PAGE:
Jeremy Swayman was a dreamer in Alaska. He was a student in Maine. On Tuesday, he became a big-leaguer in Philadelphia.
The 22-year-old goaltender, who left the University of Maine last spring after three glittering seasons and signed with the Bruins, made 40 stops in his NHL debut against the Flyers.
They went with Swayman rather than overextend Dan Vladar, who started Monday. Jaroslav Halak, who is in COVID protocol, remains day to day. He is not on the road trip. Tuukka Rask, who traveled with the team, is not ready to return.
Swayman’s journey from Anchorage to Orono — some 4,460 miles across the continent, with stops in the American midwest in between — was a lot longer than his rise from Providence to Boston. Last spring, he was named college hockey’s top goaltender, winning the Mike Richter Award, and was a finalist for the Hobey Baker.
After beating the Flyers, 4-2, and surviving a 25-shot barrage in the second period, Swayman had a lot of people to thank: his family, “my dad [Ken] most of all,” the coaching staffs at Maine [assistants Alfie Michaud and Ben Guite] and with the Bruins [Bob Essensa and Mike Dunham].
“You can’t make a long enough list to get to this level,” said Swayman, believed to be the 14th player (and second goalie, joining Pheonix Copley) from the 49th state. “Everyone’s got a unique story, and mine especially, coming from Alaska, a small town with not too many guys who make it to NHL — to be a part of that group now is one day I’ve always dreamed of.”
As a first-year AHLer, Swayman allowed 17 goals in nine games (1.89 GAA) and stopped .933 percent of shots, ranking third in the league in both categories. He won 8 of 10 games (8-1-1). One unique factor presented by this COVID season: Swayman, whose most recent game was March 31, has only faced two opponents in Providence’s realigned division (Bridgeport and Hartford). Neither happens to be affiliated with the Flyers.
“You’re going to get your first game sooner or later,” coach Bruce Cassidy said before puck drop. I don’t think he’s thinking too far ahead about that. He’s thinking about making his first save and the next save after that.”
The Bruins, hoping to develop a successor to Rask, drafted Swayman in the fourth round (111th overall) in 2017, out of the USHL (Sioux Falls). Two years before, they took Vladar, then a Czech junior, in the third round (75th overall).
In short viewing windows in practices and in Providence games, Cassidy saw in Swayman a technically sound, active, very competitive goalie. When Vladar made his first NHL start in Pittsburgh on March 16, “there was a long discussion” about whether he or Swayman should go.
Patrice Bergeron declared afterward that the future of Boston’s goaltending is “bright.” In a playoff race, in a run of five games in seven nights and two rookies punching the clock, they need the future to arrive now.
“I enjoyed every second of it,” Swayman said of his debut. “That’s what a lot of the vets told me, especially Tuuks … ‘Enjoy it, it’s once in a lifetime.’
“I absolutely love this game. To do it on the biggest stage, with the best players in the world, how can you not have fun doing that? It was fun. It was fun.”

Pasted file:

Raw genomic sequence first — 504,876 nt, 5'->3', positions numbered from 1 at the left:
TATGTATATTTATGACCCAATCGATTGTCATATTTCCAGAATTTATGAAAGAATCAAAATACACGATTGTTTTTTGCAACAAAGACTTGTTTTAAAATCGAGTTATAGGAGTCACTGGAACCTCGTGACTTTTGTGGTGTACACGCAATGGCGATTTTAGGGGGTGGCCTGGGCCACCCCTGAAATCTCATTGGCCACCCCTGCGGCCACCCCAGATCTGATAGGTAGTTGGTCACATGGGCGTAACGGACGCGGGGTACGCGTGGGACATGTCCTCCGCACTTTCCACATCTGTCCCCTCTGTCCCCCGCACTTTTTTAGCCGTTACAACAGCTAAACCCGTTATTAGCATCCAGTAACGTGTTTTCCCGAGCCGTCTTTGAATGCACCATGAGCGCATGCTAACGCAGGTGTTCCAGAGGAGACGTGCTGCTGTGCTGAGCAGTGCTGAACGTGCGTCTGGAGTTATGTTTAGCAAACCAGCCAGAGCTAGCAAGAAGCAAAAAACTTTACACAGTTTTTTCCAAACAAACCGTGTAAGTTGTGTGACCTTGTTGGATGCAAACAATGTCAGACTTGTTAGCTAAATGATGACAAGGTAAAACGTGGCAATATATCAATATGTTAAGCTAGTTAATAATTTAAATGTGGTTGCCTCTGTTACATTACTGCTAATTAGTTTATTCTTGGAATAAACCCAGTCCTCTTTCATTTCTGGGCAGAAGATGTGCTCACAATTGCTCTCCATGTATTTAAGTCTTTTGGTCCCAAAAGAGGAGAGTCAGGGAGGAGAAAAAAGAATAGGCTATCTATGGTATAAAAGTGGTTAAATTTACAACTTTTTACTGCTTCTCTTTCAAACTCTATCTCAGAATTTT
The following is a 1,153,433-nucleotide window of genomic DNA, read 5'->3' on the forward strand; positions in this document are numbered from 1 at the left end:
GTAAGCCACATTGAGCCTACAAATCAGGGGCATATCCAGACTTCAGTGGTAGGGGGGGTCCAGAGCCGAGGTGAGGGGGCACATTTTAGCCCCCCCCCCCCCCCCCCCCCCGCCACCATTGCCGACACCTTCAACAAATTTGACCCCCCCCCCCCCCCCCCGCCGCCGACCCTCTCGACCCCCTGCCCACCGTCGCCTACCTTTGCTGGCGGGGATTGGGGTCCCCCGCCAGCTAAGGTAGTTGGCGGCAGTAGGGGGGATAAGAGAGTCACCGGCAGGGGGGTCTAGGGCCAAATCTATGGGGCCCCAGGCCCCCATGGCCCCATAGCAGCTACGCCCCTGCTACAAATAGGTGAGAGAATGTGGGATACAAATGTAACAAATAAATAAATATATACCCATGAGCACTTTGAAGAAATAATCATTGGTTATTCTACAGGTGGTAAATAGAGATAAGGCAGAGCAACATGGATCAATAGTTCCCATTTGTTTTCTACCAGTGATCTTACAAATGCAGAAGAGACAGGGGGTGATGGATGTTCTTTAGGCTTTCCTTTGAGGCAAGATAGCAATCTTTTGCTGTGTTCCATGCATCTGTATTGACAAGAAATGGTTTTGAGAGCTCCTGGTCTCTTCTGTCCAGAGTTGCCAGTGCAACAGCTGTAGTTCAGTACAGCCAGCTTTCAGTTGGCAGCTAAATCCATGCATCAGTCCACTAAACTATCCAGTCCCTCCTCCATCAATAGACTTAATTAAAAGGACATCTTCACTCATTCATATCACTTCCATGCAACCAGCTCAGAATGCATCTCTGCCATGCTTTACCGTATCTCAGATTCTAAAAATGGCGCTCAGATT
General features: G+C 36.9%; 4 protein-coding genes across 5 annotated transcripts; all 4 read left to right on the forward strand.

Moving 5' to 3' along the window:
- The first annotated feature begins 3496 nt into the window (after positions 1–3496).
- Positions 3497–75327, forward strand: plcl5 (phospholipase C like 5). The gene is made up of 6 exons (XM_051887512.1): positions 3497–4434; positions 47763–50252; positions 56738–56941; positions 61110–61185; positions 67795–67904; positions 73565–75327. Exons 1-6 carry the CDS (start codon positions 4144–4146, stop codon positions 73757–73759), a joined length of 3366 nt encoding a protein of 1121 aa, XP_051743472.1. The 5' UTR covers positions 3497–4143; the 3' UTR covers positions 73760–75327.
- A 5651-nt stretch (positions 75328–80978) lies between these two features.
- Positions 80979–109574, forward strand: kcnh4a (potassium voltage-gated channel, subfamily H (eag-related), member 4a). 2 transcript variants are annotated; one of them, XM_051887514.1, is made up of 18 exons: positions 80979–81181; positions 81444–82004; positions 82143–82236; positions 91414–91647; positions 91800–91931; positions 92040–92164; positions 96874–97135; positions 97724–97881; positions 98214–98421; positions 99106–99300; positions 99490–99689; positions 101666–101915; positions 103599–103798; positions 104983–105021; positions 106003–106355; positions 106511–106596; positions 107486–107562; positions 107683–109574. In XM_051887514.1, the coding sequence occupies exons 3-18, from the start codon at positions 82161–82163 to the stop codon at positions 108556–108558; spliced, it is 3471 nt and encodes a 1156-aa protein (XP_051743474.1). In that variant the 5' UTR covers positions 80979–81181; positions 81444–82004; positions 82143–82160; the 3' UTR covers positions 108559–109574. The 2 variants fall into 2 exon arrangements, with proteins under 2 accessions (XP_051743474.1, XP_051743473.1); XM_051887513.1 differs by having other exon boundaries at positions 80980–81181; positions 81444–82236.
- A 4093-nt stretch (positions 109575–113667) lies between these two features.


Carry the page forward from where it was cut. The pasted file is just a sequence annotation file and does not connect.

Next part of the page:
Strong return for Miller
Swayman was playing behind a compromised back end. While Kevan Miller (right knee) looked strong in his return from a 20-game absence, the Bruins announced shortly before puck drop that No. 1 workhorse Charlie McAvoy was unavailable because of an upper-body injury.
No further information on McAvoy’s condition was immediately known. Cassidy did not have an update afterward, calling No. 73 “day to day.”
McAvoy, widely considered a Norris Trophy candidate, is arguably the most important player on the roster. The No. 1 defenseman leads the Bruins’ back line in points (4-18—22) despite playing secondary power-play time, and is averaging a team-high 24:23 per night.
His absence put Miller on the top pair in his return, next to Matt Grzelcyk. The veteran was on the ice to kill the Flyers’ late 6 on 5 along with Jeremy Lauzon, the rookie who rebounded after penalty trouble on Monday. Lauzon contributed a shorthanded assist on a Brad Marchand goal.
“He had good composure with the puck,” Cassidy said of Miller, noting how that area has been a challenge for his younger teammates. “As advertised. Really nice to have him back in the lineup.”
Jakub Zboril and Steve Kampfer were the second pair, with Lauzon and Connor Clifton the third.
Wagner makes his case
Fourth-line winger Chris Wagner came out of mothballs, after five consecutive healthy scratches (nine in the last 12). Cassidy said issues with pace and puck management led to Wagner’s stint in the press box.
Wagner had an assist, four hits, and a blocked shot in 10:34, and more importantly, earned a shift with Marchand and Bergeron in the final two minutes, the Bruins playing 5 on 6, before Marchand’s empty-netter.
“Chris deserved it,” Cassidy said. “Willing to do what it takes to keep the puck out of the net. Protecting a lead is where he can help us.”
That wasn’t the case for the Nick Ritchie-David Krejci-David Pastrnak second line. Cassidy said he “shortened the bench a little for guys that are willing to check and manage pucks and play the right way to help our goaltender” in the third period.
That trio skated three shifts in the third, while the other lines logged between six and 10.